Dental Overjets: Causes and Potential Treatments

An overjet may also be known as a protrusion of the teeth, and in this situation, the lower teeth will sit too far behind the front teeth of the upper jaw. An overjet can cause problems with proper biting and chewing of food, and if the teeth rub together in an awkward way, they can cause tooth or jaw pain.

Additionally, since an overjet is sometimes considered highly unattractive, there are a variety of negative social effects to this problem, as well. By better understanding the causes and possible treatment plans, you and your orthodontist can come up with an effective strategy for dealing with your overjet.

Causes of an Excess Overjet

An excess overjet can result in an anterior open bite, and there are several causes that may result in this condition:

  • Skeletal problems. When the lower jaw has deficient growth in relation to the upper jaw, an excess overjet can result. Typically, the relationships between the canines and the first molar will be used to get a better idea about skeletal development. If a skeletal problem is identified as the cause of the problem, oral surgery may be required in order to move the lower jaw forward and into its proper position.
  • Issues with tooth inclination. If your teeth are situated at strange angles, especially those in the front of the mouth, you could be left with an overjet. This is arguably the best case scenario when it comes to the causes of an overjet, as usually simple orthodontic treatment can be used to reposition the teeth to the correct angle, eliminating the excessive overjet.
  • Problems with arch length. Excess overjet can also be caused when the arch of the upper jaw is longer than the arch of the lower jaw. One example in which this situation could occur would be when the lower jaw has missing teeth, as the end result could be a lower arch that is too short when compared to the upper jaw with its full set of teeth.

Treating an Overjet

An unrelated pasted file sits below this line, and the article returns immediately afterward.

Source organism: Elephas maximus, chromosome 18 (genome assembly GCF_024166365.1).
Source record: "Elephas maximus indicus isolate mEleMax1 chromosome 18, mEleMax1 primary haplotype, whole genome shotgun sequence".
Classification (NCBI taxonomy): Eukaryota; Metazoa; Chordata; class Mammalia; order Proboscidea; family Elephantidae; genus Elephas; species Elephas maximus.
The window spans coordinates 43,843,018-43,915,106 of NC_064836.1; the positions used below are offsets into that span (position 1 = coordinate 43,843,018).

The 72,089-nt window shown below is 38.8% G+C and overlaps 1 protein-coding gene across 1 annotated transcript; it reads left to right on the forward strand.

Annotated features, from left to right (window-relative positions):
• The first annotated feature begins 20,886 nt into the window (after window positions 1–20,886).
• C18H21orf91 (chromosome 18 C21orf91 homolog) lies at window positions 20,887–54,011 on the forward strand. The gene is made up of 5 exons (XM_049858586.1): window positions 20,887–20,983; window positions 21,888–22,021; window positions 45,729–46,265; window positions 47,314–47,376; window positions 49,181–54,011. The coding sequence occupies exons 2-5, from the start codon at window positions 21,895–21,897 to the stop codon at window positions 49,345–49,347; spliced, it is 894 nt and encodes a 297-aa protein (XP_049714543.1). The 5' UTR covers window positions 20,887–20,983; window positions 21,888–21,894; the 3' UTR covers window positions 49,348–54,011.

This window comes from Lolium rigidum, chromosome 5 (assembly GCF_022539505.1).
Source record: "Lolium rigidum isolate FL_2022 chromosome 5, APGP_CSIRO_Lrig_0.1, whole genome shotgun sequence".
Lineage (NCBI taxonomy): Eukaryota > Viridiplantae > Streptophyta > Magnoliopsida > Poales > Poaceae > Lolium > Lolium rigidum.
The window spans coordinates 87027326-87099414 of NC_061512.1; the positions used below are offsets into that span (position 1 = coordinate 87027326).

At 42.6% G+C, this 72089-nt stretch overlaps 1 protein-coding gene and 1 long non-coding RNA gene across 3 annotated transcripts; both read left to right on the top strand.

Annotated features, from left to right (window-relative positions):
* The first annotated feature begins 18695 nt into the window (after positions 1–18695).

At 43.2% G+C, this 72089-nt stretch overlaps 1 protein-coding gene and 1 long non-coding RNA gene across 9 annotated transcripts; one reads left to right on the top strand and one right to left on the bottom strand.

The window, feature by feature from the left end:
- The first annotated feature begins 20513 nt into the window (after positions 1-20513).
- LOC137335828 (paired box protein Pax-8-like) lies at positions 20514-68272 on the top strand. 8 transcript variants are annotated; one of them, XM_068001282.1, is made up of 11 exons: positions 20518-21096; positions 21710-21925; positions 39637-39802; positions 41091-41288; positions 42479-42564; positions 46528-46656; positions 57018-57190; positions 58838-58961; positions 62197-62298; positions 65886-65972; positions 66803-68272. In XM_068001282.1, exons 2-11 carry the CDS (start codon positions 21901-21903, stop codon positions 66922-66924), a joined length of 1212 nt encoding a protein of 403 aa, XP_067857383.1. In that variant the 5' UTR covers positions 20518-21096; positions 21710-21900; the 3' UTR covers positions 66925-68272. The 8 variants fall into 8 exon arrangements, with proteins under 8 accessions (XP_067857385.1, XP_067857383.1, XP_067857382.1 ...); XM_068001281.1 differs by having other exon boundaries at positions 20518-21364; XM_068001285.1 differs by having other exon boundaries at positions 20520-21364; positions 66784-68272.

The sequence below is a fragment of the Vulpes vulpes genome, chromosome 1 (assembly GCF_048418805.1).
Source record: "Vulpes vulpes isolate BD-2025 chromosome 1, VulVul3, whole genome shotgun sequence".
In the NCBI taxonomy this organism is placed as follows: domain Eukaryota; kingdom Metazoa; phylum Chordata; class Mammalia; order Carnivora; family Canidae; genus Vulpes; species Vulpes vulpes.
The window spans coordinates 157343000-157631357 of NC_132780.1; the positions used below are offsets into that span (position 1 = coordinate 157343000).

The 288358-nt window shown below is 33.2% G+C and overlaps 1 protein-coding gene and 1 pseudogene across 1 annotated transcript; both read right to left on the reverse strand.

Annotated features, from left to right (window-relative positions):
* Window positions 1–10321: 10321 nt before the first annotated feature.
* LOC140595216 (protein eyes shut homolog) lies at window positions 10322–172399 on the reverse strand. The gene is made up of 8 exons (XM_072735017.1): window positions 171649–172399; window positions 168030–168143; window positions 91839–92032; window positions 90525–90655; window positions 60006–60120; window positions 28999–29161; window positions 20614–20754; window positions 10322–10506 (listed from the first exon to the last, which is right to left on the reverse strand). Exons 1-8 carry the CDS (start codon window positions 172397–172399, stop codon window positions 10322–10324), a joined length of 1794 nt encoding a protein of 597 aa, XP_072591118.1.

Not all overjets will require treatment. When an excess overjet isn’t accompanied by symptoms regarding the teeth, muscles, or TMJ, some patients may choose to just live with the issue. This is especially true with adult patients who have determined that their overjet has been tolerated well. However, if the overjet is causing problems, there are several treatment options that can be considered:

  • Orthodontic work. In the event that excess overjet isn’t a result of missing teeth or a skeletal problem, orthodontics can be used to treat the problem. This is especially true if the overjet is a result of poorly aligned or positioned teeth.
  • Selective extraction and orthodontics. A common option for correcting an excessive overjet is to remove the maxillary first premolars and then to retract the anterior teeth in order to shorten the maxillary arch. This is especially useful when a patient has a short mandible. However, this treatment method can result in an unattractive smile or facial profile. In some situations, orthodontics can open up the spaces where missing teeth should have been. Today, these missing teeth of the mandible can be replaced with implants in order to improve the structure, function, and appearance of the mouth.
  • Oral surgery. If a problem with the development of the mandible is the cause of the overjet, oral surgery can be used to correct the problem. An oral surgeon will move the mandible forward in order to create an improved occlusal relationship. An orthodontist will usually follow up to properly refine the occlusion.

If you are living with an overjet and want to finally get the issue corrected, please contact our office to set up a consultation.